(14.026 Mhz, etc.). On non-contest days many rare stations hang out here. However, these are also 
the most congested places of all. But hey, sometimes the propagation gods smile on you.

(7) Know when to quit. Don’t spend your life trying to break pile-ups; when the band’s open,
 there’s plenty of good stuff elsewhere (usually from the same region), and lots of big guys don’t
 know how to root it out. How to tell good odds from bad? Good odds: the DX station is booming, 
the op is working stations quickly, other station from your call area are getting through, and/or you 
don’t hear much competition. Bad odds: weak DX station, slow op, propagation favours other call
 areas, pile-up is loud and limitless.

(8) Nail the newcomers. Now for real guerilla tactics: Move to the slow edge of a band and, 
tuning slowly accross it, listen for the sound of any station coming on the air, such as a 
“tuning up” signal, “QRL?” or of course, CQ. Should one of these surface, stop immediately and
 listen for an ID. (Ninty-nine times out of 100 it wont be rare DX, but trust me: that 100th time will
 more than make up for it.)
Late means wait. As you’re hunting stations coming on frequency, also check for QSOs that are
 about to end (“73,””TNX FER QSO,” etc.)—and wait for an ID.

(10) Develop DX ears. DX signals rarely sound like statesiders. They’re weaker and more
 unstable (and those which cross over the North Pole sound “fluttery”). Teach your eardrums 
the difference.

(11) Be watchful for 10 or 12 meter openings. Ten meters is the little guy’s equalizer. When the
 surf’s up on 10, the DX comes in waves, and a puny signal (even a 5 watter) floats just fine. 
Ten meters tend to open to a small geographic area at a time (meaning less competition); also,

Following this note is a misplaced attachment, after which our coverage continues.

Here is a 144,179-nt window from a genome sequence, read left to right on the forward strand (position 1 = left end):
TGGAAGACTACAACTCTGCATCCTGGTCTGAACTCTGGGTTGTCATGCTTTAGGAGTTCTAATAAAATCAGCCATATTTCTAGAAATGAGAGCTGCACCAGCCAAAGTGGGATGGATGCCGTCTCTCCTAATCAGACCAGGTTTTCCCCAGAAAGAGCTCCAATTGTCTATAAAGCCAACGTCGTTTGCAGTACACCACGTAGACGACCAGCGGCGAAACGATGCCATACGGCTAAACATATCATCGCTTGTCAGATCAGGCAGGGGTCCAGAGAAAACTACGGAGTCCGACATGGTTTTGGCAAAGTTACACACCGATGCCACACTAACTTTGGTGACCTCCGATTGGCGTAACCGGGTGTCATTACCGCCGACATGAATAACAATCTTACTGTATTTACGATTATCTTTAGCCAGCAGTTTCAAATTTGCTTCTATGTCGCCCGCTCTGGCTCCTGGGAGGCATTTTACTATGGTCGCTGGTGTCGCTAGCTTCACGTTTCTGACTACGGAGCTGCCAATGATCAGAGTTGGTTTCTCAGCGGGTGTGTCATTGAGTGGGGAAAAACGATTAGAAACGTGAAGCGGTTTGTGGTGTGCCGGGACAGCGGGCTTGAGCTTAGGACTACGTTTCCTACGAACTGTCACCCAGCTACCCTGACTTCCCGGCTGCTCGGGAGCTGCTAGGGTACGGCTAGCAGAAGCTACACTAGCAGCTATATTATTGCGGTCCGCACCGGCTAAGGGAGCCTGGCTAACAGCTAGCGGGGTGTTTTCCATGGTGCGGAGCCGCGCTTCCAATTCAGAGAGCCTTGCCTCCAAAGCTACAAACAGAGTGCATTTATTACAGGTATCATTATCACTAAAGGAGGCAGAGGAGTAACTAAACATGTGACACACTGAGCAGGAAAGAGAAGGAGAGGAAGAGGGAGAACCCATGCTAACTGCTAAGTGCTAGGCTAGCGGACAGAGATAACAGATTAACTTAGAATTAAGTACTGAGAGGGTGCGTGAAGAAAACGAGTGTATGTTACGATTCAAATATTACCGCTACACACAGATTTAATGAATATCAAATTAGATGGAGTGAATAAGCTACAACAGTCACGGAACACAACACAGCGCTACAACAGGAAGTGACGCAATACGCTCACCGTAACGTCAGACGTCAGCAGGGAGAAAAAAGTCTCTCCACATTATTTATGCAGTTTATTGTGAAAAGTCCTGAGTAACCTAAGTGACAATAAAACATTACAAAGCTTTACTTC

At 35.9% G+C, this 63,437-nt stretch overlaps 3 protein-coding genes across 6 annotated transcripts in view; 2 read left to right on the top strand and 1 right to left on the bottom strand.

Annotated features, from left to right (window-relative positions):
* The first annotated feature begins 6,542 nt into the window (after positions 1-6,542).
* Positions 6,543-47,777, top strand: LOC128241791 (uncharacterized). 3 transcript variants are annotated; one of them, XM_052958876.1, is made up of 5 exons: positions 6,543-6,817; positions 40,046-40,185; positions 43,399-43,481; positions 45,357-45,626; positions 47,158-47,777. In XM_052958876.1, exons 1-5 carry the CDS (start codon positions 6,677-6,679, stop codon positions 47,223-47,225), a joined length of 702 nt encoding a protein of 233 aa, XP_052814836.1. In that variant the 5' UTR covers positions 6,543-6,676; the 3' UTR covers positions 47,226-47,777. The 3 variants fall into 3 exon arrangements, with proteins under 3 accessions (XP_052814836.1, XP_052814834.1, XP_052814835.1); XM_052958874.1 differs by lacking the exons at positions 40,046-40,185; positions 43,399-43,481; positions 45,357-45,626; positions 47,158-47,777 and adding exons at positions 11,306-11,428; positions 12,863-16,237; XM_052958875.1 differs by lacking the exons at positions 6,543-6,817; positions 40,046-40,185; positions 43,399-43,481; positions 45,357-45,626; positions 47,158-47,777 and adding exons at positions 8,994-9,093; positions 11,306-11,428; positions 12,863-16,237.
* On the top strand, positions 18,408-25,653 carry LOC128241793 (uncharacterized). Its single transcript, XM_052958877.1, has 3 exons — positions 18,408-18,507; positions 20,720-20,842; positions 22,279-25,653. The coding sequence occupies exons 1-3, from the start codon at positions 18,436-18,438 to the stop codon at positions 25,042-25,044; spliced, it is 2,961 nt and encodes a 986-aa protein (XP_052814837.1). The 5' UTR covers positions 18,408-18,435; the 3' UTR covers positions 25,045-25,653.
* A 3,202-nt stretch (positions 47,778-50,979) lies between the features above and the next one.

signal strength can fluctuate wildly within a few minutes. If you find a new one that’s too weak to
 work, lock on to it and relax. Within 15 minutes its signal may peak, giving you a clear shot.

(12) WFWL (work first worry later). If an exotic-sounding station appears, don’t look up its
 QTH—pounce! I once heard a 3B8 sending CQ. “What’s a 3B8?” I wondered, but the second he 
stopped transmitting, I chased him. Only after the QSO did I discover I had just worked Mauritius.
Rehearse. Rare DX stations are sometimes barely audible, or covered with QRM. A trained ear
 can pull them through, but an untrained ear hears only clutter. So hone your hearing. Practice 
working common DX stations (such as G’s and JA’s) with faint signals.

(13) Upgrade. Much of the delectable DX swims in the extra portion of the band. Thus reeling it 
in is often a question of “How low can you go?” Remember, only 7 percent of all American
 amateurs can operate in these murky depths.

(14) Rock around the clock. DX conditions vary with the time of day, so don’t just operate from
 7 to 9 o’clock every evening. Vary your routine: Stay up all night on a Friday, rise before dawn
 on a Sunday. Remember, sunrise and sunset can produce interesting conditions, so try